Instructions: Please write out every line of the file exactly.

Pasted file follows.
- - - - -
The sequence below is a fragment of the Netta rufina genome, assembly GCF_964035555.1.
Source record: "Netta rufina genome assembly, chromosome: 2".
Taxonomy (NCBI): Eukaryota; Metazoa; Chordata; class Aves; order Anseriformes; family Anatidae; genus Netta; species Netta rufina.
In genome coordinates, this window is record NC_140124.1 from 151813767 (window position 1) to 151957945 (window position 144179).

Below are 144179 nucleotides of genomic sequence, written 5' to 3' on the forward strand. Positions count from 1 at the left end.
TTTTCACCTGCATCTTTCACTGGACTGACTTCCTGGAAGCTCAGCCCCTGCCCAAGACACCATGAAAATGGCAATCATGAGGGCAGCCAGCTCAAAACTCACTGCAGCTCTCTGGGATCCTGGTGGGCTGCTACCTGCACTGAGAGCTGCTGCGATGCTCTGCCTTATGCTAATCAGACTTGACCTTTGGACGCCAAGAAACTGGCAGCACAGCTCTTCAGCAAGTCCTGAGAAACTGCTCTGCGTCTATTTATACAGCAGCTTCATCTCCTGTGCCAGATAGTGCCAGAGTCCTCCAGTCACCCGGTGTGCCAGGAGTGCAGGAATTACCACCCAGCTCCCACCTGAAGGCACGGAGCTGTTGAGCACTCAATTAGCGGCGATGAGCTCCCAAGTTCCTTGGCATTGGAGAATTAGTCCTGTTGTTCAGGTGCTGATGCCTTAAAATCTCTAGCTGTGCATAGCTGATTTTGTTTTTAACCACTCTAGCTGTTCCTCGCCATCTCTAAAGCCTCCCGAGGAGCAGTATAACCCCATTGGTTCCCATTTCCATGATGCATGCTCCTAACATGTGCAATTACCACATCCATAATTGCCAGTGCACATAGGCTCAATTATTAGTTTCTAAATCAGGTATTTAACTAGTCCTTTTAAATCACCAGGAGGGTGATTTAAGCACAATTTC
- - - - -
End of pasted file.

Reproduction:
The sequence below is a fragment of the Netta rufina genome, assembly GCF_964035555.1.
Source record: "Netta rufina genome assembly, chromosome: 2".
Taxonomy (NCBI): Eukaryota; Metazoa; Chordata; class Aves; order Anseriformes; family Anatidae; genus Netta; species Netta rufina.
In genome coordinates, this window is record NC_140124.1 from 151813767 (window position 1) to 151957945 (window position 144179).

Below are 144179 nucleotides of genomic sequence, written 5' to 3' on the forward strand. Positions count from 1 at the left end.
TTTTCACCTGCATCTTTCACTGGACTGACTTCCTGGAAGCTCAGCCCCTGCCCAAGACACCATGAAAATGGCAATCATGAGGGCAGCCAGCTCAAAACTCACTGCAGCTCTCTGGGATCCTGGTGGGCTGCTACCTGCACTGAGAGCTGCTGCGATGCTCTGCCTTATGCTAATCAGACTTGACCTTTGGACGCCAAGAAACTGGCAGCACAGCTCTTCAGCAAGTCCTGAGAAACTGCTCTGCGTCTATTTATACAGCAGCTTCATCTCCTGTGCCAGATAGTGCCAGAGTCCTCCAGTCACCCGGTGTGCCAGGAGTGCAGGAATTACCACCCAGCTCCCACCTGAAGGCACGGAGCTGTTGAGCACTCAATTAGCGGCGATGAGCTCCCAAGTTCCTTGGCATTGGAGAATTAGTCCTGTTGTTCAGGTGCTGATGCCTTAAAATCTCTAGCTGTGCATAGCTGATTTTGTTTTTAACCACTCTAGCTGTTCCTCGCCATCTCTAAAGCCTCCCGAGGAGCAGTATAACCCCATTGGTTCCCATTTCCATGATGCATGCTCCTAACATGTGCAATTACCACATCCATAATTGCCAGTGCACATAGGCTCAATTATTAGTTTCTAAATCAGGTATTTAACTAGTCCTTTTAAATCACCAGGAGGGTGATTTAAGCACAATTTC